There are two suggestions: allow surplus farmhouse severances for houses built prior to June 28, 1973 (original Official Plan came into effect) or farms that have houses habitated for over 25 years (example - the house was built prior to June 28, 1973 but it was replaced in 1990 due to a fire or a "rebuild"). The neighbour's house across the road from me would not qualify because it has been empty for at least the last 20 years and is falling down.
Also within the Official Plan for Huron County there is sufficient wording that puts priority on prime agricultural land (Class 1 to 3) and attempts to protect that land for agricultural purposes only (or commercial/industrial agricultural uses - ex. on farm cheese processor).
Huron's DRAFT Official Plan: http://www.huroncounty.ca/plandev/officialplan.php

Peter Gredig said:
I agree that we need to be sensible about housing development in prime ag areas, but we've gone too far. Modern farming means larger land bases. Farmers end up owning numerous houses as there was traditionally 1 house for every 100 acre farm. We have gone to the extreme now whereby farmers end up bulldozing houses that have been there for over 100 years because they cannot sever the house with a few acres and renting out these houses is not productive. We need kids in our rural schools, families in our rural churches, non-farm residents on our rural councils - in other words, community. Minimum distance regulations preclude big livestock operations, so why in the world would municipalities (province) be so short sighted about allowing existing houses to be severed, sold, enhanced? We need the assessment and the people...

Hi Avia

I hate computers, but I thought I just as well become familiar with them because they tell me they are a great way to comunicate. Heck, look what it s done for you. You've become a political personality, and gained a lot of recognition
for all the effort you have put in. Reward for your time? I guess activly defending your industry, home and lifestyle, and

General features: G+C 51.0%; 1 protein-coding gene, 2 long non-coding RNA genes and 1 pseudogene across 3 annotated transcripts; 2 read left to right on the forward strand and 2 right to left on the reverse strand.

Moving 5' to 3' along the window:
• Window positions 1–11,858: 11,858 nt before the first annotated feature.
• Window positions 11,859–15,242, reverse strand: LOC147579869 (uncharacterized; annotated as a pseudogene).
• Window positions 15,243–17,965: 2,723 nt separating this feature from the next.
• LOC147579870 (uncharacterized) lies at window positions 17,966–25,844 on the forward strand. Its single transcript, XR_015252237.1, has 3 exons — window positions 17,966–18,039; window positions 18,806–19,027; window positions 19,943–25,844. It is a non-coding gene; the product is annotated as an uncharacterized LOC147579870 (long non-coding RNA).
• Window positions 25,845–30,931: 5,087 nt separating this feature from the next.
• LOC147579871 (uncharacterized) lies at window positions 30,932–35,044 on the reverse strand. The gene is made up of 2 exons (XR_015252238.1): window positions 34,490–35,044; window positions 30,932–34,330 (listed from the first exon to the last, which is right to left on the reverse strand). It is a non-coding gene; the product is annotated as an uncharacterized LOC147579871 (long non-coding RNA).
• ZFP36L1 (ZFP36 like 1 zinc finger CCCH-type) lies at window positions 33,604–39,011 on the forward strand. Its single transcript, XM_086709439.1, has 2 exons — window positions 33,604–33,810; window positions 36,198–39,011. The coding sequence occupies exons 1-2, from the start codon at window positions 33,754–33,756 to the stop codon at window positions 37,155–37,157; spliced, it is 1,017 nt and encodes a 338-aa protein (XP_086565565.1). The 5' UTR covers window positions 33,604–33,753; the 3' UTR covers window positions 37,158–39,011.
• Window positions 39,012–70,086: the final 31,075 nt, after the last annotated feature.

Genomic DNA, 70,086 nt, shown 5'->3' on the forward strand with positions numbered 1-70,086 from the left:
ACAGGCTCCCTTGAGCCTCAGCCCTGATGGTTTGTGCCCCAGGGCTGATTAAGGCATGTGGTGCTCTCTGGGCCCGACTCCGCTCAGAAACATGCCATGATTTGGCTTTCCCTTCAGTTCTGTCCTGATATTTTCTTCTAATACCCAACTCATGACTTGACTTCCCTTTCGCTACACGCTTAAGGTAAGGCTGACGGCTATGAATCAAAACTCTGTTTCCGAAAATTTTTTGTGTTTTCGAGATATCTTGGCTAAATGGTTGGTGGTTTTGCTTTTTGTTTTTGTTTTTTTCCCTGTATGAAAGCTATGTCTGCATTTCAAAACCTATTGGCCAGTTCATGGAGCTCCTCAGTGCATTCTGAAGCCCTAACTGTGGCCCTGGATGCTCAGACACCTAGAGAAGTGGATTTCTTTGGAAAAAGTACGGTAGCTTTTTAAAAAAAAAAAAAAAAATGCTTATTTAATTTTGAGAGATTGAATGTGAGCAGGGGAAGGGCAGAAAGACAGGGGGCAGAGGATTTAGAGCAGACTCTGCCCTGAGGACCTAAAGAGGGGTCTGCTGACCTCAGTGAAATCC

setting an example to your children to do the same and be responsible as a citizen. In numbers you have a vioce and
power and your leadership will not go unnoticed. Already the buzz around the town is "What would have happened if
no one defended us for these serious issues. Today was a prime example of how our community came together and
defended our beliefs to make the world a better place to live in, not only for us and our citizens, but also for poverty
stricken people from far away lands. I am pleased with the outcome, now onto the next hurdle

Tony Gaetano
I couldn't have put it better myself, Tony, but I cannot take the credit--we have an amazing group of dedicated Farmers, and now we know what we can accomplish if we work together. We all have the same goal--one hurdle at a time, and we WILL get there. Thank YOU for your commitment of time!

Tony Gaetano said:
Hi Avia

I hate computers, but I thought I just as well become familiar with them because they tell me they are a great way to comunicate. Heck, look what it s done for you. You've become a political personality, and gained a lot of recognition
for all the effort you have put in. Reward for your time? I guess activly defending your industry, home and lifestyle, and
setting an example to your children to do the same and be responsible as a citizen. In numbers you have a vioce and
power and your leadership will not go unnoticed. Already the buzz around the town is "What would have happened if
no one defended us for these serious issues. Today was a prime example of how our community came together and
defended our beliefs to make the world a better place to live in, not only for us and our citizens, but also for poverty
stricken people from far away lands. I am pleased with the outcome, now onto the next hurdle

Tony Gaetano
Are we all mixed up????? Rural and urban interest don't go hand in hand. We see now in my area class one agric. land being developed for solar panels that could be build on roofs. This near London.
What is the role of our elected officials ????????????
Hi Rein. I have to agree with you. We elect these officials thinking they will protect the best interests of the people, but as I become more involved through the Growers' Association, I am finding if you do not stand up and advocate for yourself, unfortunately, you find yourself up the creek without a paddle. Horticulture (our sector of Agriculture), as well as other sectors of Agriculture are finding ourselves having to be more astute in political matters. We are the backbone of this country, yet given the least amount of respect. We are paid "lip service" occasionally, but let's face it, actions speak louder than words--and our politicians' actions are saying the opposite of what their lips are saying! Gone are the days when we could just carry on the business of Farming, which is extensive in its own right. Now, we must also learn how to be savvy where politicians are concerned, and play by their rules--so be it!